Matthew J. La Porte

Matthew J. La Porte

Hometown: Dumont, N.J.

Age: 20

Class: Freshman

Major: Political Science

Profile: The news of the death of Matthew La Porte, 20, stunned his neighbors in Dumont, N.J. Electricity and phones had been out during the day after a nor'easter swept through the quiet town 20 miles northwest of Manhattan. The La Porte family did not know the fate of Matthew until late Monday, said the family's priest and neighbors.

That's when the family -- mother Barbara, father Joseph and younger sister Priscilla, a high school senior -- got the call.

"What is there to say? What can I tell you?" Joseph La Porte said in a phone interview yesterday morning. "All I could tell you is he was in the corps of cadets at Virginia Tech, in his second year. He had an Air Force scholarship. I can't tell you any more," he said as he began to weep. "Every time I talk, I just break down."

The family's immediate concern, said their priest, the Rev. James Bouffard of Sacred Heart Parish, was to inform Matthew's elderly grandparents as gently as possible, and they set off in the car on the grim mission.

Neighbors soon got the news themselves. "I'm stunned," said Marie Grieco, 56, who lives next door, as she set to work cooking up penne for a pasta salad.

La Porte was quiet but funny, friends and neighbors said. He attended church with his family on Sundays whenever he was in town. He was long and lanky and often wore a buzz cut from his military training.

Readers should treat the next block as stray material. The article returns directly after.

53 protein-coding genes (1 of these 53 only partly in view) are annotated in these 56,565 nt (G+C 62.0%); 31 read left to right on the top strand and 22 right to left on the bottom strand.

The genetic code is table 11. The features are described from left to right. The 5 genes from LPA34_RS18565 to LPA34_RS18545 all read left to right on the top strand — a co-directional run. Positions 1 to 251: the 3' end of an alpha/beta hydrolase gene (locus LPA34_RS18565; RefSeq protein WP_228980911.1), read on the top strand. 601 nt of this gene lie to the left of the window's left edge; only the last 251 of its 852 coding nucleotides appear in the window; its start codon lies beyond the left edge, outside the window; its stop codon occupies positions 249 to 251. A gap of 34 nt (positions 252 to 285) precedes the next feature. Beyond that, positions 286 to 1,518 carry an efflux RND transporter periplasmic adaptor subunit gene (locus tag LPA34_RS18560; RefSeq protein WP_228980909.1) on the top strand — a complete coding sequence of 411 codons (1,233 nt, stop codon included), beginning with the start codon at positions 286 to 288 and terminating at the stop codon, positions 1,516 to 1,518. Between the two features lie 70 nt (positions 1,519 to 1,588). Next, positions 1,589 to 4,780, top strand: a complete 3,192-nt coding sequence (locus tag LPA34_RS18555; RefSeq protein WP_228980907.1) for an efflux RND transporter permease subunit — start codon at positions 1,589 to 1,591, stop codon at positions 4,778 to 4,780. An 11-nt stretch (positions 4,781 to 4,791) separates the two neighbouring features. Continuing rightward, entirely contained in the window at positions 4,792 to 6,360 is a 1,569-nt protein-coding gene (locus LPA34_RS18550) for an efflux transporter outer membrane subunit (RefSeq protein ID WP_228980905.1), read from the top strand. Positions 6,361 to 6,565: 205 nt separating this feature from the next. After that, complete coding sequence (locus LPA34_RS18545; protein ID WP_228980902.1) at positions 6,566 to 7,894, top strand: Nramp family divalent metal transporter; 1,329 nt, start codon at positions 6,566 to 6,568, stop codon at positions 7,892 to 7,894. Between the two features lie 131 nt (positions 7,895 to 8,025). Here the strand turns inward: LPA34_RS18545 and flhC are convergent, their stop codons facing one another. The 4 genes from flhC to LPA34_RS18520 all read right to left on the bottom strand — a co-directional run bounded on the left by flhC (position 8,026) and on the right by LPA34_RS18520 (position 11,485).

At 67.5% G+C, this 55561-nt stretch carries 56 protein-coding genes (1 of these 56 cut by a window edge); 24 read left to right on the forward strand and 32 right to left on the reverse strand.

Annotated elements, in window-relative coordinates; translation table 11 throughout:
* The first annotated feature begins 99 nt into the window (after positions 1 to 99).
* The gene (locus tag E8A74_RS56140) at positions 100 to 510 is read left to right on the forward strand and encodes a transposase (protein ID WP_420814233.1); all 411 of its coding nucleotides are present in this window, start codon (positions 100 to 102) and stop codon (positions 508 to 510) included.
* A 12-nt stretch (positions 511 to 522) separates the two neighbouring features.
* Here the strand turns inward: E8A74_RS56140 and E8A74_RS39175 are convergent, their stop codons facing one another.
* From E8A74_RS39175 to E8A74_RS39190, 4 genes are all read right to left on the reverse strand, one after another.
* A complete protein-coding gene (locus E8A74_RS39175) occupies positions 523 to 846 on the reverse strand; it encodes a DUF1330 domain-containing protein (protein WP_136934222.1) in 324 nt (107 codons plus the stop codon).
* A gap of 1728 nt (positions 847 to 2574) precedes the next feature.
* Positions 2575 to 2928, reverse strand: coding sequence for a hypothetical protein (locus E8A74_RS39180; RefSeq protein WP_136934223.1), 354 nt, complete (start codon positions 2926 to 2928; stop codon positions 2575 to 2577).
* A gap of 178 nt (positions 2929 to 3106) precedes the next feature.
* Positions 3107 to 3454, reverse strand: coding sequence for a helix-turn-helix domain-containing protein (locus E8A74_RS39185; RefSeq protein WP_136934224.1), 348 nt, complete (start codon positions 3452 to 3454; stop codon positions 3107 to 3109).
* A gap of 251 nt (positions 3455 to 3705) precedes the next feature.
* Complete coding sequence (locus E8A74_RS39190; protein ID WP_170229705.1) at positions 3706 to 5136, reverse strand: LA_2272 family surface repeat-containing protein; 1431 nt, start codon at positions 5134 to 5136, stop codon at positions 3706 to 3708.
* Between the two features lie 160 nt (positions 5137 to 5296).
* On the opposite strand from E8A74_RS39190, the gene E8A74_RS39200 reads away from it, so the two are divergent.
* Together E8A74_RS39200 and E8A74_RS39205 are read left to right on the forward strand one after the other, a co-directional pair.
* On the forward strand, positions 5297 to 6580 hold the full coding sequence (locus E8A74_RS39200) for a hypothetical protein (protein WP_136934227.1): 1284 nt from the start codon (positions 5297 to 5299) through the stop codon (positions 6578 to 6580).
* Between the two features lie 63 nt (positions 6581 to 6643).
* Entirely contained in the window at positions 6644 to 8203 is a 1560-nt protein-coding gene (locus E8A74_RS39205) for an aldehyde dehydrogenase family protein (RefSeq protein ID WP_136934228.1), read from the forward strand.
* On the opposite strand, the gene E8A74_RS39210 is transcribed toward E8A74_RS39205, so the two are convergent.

In eighth grade, La Porte had chosen Carson Long Military Institute in Pennsylvania to provide the discipline that would boost his grades and help him get into a good college, said Dane Rogich, 20, who grew up a few blocks away.

At Virginia Tech, word was that La Porte had died a hero.

Jim Tenney, 19, played trumpet in the regimental band, Band Company; La Porte played tenor drum. He said cadets were told of La Porte's death Monday night by another cadet. In the end, the cadet said, La Porte was killed while trying to help those around him.

Bouffard said: "What some people call instinct is simply acting on what you know to be right." Then he quoted John 15:13: "No one has greater love than this, to lay down one's life for one's friends."

-- Robin Shulman, The Washington Post

© 2007 The Washington Post Company